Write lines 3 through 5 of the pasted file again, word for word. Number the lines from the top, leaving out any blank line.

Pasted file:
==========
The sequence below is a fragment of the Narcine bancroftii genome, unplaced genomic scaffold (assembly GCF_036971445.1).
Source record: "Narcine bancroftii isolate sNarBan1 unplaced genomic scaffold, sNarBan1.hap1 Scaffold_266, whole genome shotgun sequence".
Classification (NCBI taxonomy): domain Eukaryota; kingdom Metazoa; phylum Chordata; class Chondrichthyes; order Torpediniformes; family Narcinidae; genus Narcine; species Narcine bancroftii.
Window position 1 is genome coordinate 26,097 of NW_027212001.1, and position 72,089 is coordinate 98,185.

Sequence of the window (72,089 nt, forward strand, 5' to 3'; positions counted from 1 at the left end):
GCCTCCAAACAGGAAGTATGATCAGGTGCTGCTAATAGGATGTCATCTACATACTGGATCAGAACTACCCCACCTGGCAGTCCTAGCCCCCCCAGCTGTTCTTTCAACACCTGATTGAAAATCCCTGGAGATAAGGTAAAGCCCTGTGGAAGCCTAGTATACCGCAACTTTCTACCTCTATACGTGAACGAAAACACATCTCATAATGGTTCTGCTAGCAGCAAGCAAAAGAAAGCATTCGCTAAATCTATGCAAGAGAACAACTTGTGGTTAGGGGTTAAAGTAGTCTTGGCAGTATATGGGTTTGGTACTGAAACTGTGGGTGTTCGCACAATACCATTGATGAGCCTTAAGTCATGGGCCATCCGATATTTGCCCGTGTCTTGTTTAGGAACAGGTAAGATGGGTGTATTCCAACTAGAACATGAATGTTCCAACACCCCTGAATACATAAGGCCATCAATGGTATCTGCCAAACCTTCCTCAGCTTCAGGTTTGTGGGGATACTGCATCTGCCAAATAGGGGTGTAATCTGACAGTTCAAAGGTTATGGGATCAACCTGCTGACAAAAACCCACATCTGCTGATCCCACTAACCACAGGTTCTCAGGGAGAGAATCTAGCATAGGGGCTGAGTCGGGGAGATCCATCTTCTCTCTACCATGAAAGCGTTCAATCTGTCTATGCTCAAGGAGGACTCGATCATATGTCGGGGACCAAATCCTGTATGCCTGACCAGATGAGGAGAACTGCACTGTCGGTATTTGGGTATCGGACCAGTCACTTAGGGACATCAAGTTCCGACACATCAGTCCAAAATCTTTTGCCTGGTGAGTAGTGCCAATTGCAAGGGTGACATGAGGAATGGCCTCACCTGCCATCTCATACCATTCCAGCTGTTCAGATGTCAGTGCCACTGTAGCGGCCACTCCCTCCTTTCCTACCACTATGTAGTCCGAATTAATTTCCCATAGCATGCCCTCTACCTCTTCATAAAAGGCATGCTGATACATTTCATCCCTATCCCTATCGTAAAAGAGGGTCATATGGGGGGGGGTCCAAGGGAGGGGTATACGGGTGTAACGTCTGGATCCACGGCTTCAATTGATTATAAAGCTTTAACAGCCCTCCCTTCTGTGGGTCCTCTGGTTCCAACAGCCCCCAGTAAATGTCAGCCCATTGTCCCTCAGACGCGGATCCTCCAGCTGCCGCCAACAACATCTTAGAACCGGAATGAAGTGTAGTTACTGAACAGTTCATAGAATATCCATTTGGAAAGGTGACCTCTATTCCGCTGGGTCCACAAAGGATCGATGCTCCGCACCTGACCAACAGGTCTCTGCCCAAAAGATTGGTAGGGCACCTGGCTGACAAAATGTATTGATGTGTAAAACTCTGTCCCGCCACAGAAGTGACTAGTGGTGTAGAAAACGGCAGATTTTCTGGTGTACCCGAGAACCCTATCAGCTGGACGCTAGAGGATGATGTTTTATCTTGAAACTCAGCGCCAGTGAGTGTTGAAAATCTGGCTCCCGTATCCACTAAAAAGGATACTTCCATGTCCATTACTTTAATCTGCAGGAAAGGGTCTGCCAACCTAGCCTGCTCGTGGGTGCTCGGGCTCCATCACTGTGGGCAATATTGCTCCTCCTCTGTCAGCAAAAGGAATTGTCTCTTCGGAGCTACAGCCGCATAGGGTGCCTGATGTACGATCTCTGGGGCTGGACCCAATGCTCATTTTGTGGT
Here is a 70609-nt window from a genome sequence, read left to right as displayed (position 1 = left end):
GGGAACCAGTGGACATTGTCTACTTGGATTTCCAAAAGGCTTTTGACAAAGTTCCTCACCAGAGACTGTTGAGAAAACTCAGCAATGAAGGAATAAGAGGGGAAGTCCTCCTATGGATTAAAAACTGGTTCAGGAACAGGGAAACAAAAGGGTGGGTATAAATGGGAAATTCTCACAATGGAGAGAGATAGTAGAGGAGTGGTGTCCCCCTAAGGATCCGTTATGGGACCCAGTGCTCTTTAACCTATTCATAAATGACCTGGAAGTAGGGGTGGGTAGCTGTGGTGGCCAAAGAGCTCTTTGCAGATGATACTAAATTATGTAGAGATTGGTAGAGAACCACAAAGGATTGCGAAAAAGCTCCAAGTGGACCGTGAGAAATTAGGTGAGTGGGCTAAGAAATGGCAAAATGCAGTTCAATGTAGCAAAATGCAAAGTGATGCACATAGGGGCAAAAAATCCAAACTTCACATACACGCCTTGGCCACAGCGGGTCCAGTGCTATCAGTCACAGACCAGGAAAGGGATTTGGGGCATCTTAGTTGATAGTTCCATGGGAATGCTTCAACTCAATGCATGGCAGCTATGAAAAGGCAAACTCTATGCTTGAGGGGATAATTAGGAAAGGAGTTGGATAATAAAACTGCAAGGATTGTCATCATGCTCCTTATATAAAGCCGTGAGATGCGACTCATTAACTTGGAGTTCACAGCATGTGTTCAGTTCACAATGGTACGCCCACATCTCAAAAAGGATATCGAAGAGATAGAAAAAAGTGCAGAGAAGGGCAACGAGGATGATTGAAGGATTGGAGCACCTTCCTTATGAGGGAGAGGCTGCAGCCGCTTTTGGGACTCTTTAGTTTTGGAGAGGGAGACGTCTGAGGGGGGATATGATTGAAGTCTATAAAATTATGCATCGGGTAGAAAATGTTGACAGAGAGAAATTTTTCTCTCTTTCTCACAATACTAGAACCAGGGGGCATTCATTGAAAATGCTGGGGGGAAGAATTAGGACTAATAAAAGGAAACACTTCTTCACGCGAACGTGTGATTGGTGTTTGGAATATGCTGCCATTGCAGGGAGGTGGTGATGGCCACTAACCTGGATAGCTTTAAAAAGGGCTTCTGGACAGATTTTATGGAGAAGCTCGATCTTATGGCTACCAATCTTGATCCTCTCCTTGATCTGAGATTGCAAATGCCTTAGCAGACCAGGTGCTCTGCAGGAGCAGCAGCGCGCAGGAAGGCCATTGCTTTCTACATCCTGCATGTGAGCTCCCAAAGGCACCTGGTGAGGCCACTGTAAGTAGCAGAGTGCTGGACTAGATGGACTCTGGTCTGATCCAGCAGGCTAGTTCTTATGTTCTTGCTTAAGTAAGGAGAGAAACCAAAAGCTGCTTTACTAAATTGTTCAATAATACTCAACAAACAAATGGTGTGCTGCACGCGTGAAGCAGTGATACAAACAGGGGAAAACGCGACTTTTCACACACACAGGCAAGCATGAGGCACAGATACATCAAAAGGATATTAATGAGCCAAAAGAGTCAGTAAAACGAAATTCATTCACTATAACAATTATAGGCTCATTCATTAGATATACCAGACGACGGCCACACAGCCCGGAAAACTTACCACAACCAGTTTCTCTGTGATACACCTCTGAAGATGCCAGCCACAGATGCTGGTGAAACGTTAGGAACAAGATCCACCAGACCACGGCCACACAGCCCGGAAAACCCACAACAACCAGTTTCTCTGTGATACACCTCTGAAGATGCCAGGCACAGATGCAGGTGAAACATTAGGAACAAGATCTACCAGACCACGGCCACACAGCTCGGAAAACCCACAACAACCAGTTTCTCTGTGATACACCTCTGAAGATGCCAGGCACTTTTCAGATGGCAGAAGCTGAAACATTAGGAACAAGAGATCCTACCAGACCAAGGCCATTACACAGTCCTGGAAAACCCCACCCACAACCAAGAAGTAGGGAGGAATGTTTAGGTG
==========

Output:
Classification (NCBI taxonomy): domain Eukaryota; kingdom Metazoa; phylum Chordata; class Chondrichthyes; order Torpediniformes; family Narcinidae; genus Narcine; species Narcine bancroftii.
Window position 1 is genome coordinate 26,097 of NW_027212001.1, and position 72,089 is coordinate 98,185.

Sequence of the window (72,089 nt, forward strand, 5' to 3'; positions counted from 1 at the left end):